SCAMMERS MAY TRY TO TAKE ADVANTAGE OF HEALTH REFORM CONFUSION
Insurance Commissioner Warns Consumers to Be On Alert
Since the Affordable Care Act (ACA) was signed into law in March 2010, unscrupulous scammers have been creating ways to take advantage of consumers’ uncertainty surrounding the law. Posing as insurance agents or representatives of the federal government, these scam artists try to sell fraudulent policies or obtain sensitive information like Social Security and bank account numbers. The National Association of Insurance Commissioners and the Iowa Insurance Division are warning consumers about common red flags and providing tips on how to avoid being the victim of a scam.
Health Insurance Marketplaces
One of the largest components of the ACA is the creation of new health insurance marketplaces, or exchanges. These online portals ask consumers to enter information about themselves and select the level of coverage they desire to receive a list of plans they can purchase. Iowa is partnering with the federal government, which is running the Iowa Health Insurance Marketplace.
Open enrollment in the new marketplaces begins October 1. However, bogus websites that purport to be part of the exchanges have been appearing online for more than a year. Do not enter any personal or financial information into a website that says you can purchase a policy before the open enrollment period. You can find a link to the Iowa Marketplace at healthcare.gov.
New “Obamacare” Insurance or Medicare Cards
Another common ploy involves unsolicited calls from scammers who claim to have your new “Obamacare” insurance card – they just need to get some information before they can send it to you. The caller then asks for credit card numbers, bank account information or your Social Security number. A variation of this trick specifically targets seniors on Medicare; the caller claims that in order for them to get their new Medicare card and continue receiving their benefits, they must verify their bank account and routing numbers. Some callers ask for their Medicare numbers, which are identical to Social Security numbers.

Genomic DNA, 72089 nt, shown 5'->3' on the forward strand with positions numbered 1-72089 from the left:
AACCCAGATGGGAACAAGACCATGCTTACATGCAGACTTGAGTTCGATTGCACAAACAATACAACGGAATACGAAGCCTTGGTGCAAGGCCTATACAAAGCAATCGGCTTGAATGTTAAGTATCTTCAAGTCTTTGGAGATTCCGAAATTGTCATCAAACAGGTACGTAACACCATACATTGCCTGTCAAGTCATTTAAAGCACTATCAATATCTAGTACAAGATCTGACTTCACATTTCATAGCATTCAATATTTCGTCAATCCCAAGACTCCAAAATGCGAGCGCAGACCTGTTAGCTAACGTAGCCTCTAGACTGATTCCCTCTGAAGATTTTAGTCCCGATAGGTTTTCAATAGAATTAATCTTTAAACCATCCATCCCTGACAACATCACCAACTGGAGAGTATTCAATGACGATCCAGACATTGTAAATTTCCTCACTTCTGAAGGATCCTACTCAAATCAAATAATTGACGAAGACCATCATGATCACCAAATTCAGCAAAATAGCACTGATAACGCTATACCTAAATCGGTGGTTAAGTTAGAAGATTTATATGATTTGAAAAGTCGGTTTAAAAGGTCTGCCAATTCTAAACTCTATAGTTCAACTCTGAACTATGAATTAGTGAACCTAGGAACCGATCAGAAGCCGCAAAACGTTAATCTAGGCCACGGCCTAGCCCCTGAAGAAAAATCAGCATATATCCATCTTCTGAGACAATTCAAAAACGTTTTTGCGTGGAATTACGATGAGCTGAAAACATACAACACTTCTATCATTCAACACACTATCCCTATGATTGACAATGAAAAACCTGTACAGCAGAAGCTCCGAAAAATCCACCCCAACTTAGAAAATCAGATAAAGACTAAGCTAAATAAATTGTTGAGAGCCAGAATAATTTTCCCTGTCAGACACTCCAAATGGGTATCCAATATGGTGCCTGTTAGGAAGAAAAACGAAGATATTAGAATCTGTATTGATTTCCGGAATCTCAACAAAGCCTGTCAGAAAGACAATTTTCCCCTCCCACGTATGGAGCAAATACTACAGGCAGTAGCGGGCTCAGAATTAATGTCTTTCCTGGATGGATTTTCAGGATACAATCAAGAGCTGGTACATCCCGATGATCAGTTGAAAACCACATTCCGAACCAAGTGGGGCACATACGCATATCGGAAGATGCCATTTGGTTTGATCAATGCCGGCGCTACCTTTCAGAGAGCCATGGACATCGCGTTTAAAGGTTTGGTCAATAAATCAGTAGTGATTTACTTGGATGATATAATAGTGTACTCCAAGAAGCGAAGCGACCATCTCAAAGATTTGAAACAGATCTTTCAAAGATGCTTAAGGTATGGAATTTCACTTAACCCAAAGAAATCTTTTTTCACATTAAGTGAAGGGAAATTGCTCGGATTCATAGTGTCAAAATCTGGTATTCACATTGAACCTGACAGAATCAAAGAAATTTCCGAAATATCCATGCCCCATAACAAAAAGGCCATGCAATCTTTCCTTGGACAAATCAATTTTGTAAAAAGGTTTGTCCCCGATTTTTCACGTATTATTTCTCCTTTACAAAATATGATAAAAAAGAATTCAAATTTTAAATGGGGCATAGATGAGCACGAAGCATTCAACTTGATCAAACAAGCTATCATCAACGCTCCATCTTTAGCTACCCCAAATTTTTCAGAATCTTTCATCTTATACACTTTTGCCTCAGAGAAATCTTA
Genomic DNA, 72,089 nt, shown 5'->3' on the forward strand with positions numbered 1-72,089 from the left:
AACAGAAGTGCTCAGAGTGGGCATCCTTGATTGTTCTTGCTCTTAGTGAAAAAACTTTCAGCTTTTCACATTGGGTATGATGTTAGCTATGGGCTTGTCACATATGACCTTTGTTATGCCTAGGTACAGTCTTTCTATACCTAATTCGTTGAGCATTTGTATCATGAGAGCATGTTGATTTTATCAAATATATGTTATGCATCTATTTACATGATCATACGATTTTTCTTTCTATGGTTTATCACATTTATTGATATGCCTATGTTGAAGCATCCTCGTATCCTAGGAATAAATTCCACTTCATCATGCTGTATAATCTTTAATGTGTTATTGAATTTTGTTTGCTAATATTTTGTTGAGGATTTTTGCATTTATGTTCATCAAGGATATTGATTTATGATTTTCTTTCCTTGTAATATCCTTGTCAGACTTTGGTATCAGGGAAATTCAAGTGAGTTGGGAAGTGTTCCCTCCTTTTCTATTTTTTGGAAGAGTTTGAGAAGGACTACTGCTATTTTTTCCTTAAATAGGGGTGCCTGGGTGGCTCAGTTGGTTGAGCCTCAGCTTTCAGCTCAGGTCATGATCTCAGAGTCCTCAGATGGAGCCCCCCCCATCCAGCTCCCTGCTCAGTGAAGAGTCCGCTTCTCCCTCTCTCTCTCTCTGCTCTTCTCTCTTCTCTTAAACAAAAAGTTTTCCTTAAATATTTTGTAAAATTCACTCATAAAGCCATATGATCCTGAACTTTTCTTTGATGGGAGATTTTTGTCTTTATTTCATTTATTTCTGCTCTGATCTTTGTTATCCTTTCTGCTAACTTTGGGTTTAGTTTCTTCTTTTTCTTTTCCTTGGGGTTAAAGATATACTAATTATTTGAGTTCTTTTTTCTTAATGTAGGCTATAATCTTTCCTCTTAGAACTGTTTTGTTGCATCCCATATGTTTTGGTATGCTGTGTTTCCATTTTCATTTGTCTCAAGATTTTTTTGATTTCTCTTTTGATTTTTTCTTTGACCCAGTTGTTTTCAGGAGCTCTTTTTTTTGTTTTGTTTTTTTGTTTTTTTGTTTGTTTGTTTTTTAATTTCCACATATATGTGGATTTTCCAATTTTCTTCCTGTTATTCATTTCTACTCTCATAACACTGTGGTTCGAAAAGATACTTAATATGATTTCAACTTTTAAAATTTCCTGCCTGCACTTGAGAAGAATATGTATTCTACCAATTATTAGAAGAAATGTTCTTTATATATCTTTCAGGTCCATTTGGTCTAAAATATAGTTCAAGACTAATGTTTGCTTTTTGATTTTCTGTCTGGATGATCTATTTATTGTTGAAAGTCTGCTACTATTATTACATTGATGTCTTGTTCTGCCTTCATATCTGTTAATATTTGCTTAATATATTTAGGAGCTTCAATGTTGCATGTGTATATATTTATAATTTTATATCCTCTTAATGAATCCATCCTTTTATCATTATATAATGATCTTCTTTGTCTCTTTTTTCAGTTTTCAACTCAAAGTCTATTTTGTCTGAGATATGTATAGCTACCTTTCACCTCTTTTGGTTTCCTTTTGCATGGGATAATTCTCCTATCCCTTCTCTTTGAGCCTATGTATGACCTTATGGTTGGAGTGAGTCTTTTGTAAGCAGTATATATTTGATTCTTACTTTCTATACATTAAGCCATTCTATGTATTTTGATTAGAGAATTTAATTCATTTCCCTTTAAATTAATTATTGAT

“You are not required to obtain a new insurance or Medicare card under the ACA,” said Insurance Commissioner Nick Gerhart. “Also, anyone who is a legitimate representative of the federal government will already have your personal and financial information and should not ask you to provide it.”
Don't Be Misled
Here are some other important “red flags” to watch out for:
The federal government and Iowa regulators will not be contacting individual consumers to sell them insurance. Do not give any sensitive information to anyone who claims to be with the federal government, the Iowa Insurance Division or a navigator for Iowa’s exchange.
The best way to protect yourself from insurance fraud is to research the agent and company you’re considering. Always STOP before writing a check, signing a contract or giving out personal information. CALL theIowa Insurance Department at 877-955-1212 or visit the state website at www.iid.state.ia.usand CONFIRM that the agent and company are licensed to write insurance in Iowa.
For more information on the National Insurance Commissioners Association’s activity on healthcare reform, visit the Healthcare Reform Special Section. You can find more information on the ACA on the HHS website.
About the Iowa Insurance Division
The Iowa Insurance Division (IID) has general control, supervision and direction over all insurance and securities business transacted in the state, and enforces Iowa’s insurance and securities laws and regulations. The IID investigates consumer complaints and prosecutes companies, agents and brokers engaging in unfair trade practices. Consumers with insurance or securities-related questions or complaints may contact the IID toll free at 877-955-1212 or visit the Division on the web at www.iid.state.ia.us.